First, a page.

As Twitter becomes the default conversation spot on the Web, we’re going to start to see tools which combine site-specific conversations with Twitter. One example is Tweetboard, which creates a Twitter-powered forum for any site. Once a site adds the Tweetboard code to their site, a site-wide tab appears which allows visitors to have forum discussions by simply logging into Twitter (via OAuth). All the conversations are threaded, and comments appear on Twitter as well, potentially drawing in a larger audience into the specific conversation.
One of the difficulties of following a conversation on Twitter itself is that replies to particular threads aren’t threaded together. On Tweetboard, all the discussions are threaded and nested together, similar to what you’d find on FriendFeed or Facebook. Site publishers can choose to set up a Tweetboard using their personal Twitter accounts or create a new one specific to each Tweetboard.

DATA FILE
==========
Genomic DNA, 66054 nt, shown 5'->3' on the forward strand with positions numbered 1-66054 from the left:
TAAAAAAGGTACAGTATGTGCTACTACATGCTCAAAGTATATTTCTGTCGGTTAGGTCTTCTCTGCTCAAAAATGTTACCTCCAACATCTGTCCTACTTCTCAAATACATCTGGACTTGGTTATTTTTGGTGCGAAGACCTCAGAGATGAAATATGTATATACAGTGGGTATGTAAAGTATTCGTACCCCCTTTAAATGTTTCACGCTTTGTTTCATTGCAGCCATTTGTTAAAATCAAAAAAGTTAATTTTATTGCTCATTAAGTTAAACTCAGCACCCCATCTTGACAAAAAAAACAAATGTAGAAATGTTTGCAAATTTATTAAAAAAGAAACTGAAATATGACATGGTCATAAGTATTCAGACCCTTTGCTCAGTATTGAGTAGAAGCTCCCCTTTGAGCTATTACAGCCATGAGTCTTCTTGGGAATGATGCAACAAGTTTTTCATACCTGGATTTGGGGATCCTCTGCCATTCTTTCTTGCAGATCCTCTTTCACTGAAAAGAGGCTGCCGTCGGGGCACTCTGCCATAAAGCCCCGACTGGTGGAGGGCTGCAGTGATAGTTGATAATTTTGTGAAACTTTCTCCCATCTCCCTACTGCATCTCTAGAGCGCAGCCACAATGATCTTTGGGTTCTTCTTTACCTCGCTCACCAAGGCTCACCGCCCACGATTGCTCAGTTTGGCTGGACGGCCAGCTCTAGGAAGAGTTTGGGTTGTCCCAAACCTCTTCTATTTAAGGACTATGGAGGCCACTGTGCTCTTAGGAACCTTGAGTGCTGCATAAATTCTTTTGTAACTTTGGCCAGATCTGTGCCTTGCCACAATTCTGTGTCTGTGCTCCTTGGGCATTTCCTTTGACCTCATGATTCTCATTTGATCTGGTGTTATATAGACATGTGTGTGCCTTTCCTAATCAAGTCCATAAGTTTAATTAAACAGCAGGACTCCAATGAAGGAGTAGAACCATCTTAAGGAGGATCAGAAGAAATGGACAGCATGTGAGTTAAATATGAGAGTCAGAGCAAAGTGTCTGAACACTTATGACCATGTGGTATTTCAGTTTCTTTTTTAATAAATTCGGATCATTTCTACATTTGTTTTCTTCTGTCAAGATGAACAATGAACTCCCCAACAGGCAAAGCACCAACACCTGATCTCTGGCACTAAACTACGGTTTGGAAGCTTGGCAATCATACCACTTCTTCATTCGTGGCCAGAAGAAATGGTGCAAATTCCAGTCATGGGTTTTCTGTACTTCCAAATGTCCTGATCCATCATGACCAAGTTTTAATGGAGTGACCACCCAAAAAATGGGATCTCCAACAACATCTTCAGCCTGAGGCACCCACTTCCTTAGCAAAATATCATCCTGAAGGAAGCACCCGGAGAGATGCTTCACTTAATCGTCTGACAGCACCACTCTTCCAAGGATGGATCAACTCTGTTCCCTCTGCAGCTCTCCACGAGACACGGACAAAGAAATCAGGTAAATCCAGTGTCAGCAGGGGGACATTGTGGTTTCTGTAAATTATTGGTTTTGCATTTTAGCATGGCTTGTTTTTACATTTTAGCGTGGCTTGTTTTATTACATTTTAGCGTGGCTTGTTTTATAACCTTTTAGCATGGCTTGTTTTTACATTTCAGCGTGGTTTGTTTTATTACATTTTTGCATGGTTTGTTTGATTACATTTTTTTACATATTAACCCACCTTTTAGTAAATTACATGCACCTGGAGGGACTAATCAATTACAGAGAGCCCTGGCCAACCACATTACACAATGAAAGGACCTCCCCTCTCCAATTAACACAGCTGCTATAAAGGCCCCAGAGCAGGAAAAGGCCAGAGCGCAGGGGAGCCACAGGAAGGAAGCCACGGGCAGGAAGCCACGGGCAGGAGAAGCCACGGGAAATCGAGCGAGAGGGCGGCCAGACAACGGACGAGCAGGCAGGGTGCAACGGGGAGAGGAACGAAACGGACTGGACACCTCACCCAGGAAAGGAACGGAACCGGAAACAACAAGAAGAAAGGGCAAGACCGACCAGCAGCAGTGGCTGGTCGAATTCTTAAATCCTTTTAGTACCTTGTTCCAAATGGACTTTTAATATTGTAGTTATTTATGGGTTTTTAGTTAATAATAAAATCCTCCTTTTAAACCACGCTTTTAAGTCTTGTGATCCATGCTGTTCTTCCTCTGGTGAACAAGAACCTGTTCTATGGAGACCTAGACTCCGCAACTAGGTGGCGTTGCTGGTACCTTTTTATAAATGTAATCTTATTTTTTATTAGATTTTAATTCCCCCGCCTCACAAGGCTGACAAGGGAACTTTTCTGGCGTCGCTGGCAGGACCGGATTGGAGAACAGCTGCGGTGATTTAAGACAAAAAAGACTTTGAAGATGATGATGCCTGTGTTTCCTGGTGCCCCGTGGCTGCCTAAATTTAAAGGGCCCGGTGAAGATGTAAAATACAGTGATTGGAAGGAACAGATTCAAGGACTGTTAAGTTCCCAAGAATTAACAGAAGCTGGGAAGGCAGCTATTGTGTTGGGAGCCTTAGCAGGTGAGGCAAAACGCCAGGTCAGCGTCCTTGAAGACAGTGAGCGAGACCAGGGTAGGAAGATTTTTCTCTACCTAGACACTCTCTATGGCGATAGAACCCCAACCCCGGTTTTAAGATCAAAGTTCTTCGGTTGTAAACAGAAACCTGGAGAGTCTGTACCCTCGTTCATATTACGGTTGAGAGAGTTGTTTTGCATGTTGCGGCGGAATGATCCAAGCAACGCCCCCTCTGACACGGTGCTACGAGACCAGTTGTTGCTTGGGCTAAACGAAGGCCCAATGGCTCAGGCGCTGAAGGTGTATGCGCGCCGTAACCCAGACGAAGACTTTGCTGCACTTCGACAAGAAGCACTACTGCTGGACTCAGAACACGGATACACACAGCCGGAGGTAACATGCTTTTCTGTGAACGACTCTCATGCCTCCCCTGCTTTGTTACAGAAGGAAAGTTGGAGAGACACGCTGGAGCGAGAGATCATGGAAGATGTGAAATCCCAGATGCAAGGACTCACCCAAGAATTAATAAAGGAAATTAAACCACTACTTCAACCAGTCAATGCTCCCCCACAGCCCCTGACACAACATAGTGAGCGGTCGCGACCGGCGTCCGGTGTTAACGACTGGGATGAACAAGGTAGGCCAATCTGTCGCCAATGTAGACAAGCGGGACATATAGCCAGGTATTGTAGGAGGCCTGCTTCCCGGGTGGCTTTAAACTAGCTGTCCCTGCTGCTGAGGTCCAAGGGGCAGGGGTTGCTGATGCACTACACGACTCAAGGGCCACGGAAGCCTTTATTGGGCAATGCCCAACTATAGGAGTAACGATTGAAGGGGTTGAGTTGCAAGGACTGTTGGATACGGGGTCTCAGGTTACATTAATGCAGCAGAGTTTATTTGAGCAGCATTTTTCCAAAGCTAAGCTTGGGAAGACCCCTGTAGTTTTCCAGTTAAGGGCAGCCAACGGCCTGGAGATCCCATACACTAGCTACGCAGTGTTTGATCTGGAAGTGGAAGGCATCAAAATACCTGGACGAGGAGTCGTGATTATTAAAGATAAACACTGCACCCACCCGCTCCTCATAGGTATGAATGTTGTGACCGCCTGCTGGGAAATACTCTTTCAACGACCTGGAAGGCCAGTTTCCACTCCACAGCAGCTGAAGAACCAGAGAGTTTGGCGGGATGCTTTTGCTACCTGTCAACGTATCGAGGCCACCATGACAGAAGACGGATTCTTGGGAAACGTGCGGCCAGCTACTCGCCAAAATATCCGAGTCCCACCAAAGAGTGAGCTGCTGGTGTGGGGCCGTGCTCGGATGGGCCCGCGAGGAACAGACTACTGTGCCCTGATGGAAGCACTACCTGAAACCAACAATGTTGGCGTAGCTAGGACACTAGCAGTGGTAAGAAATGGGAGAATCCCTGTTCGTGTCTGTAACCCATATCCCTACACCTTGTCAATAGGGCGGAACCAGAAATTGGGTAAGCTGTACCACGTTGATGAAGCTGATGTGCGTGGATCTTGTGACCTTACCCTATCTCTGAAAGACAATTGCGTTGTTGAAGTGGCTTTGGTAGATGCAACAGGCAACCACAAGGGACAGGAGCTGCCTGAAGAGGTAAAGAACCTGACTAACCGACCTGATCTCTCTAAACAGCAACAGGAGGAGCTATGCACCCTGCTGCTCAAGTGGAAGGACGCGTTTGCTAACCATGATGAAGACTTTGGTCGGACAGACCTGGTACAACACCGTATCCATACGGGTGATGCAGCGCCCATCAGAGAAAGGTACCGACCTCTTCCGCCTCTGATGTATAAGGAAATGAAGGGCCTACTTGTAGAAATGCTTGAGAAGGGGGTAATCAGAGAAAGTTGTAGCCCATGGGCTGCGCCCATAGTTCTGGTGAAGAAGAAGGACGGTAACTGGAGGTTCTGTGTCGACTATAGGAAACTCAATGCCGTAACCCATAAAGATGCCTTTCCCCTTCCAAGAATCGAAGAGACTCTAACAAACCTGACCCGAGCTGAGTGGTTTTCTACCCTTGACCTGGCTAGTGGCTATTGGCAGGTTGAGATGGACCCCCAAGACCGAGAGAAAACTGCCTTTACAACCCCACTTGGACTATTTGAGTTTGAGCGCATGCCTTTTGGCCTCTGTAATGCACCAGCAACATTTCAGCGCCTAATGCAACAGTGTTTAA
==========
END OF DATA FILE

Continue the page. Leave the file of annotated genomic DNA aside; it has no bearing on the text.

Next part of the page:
Packaging conversations and presenting them in a forum place extends any particular site’s forum content to the Twitterverse. The next step is to turn Tweetboard into a commenting system for blog posts and the like. Right now it works only as a site-wide tab, but developer Juan Carlos Muriente says he is working on another version which will be page-specific and could be used as a commenting system. (Of course, Disqus already Tweets out comments for anyone who logs in with their Twitter ID).
Tweetboard is the first project to come out of Muriente’s startup 140ware, and is currently in open alpha.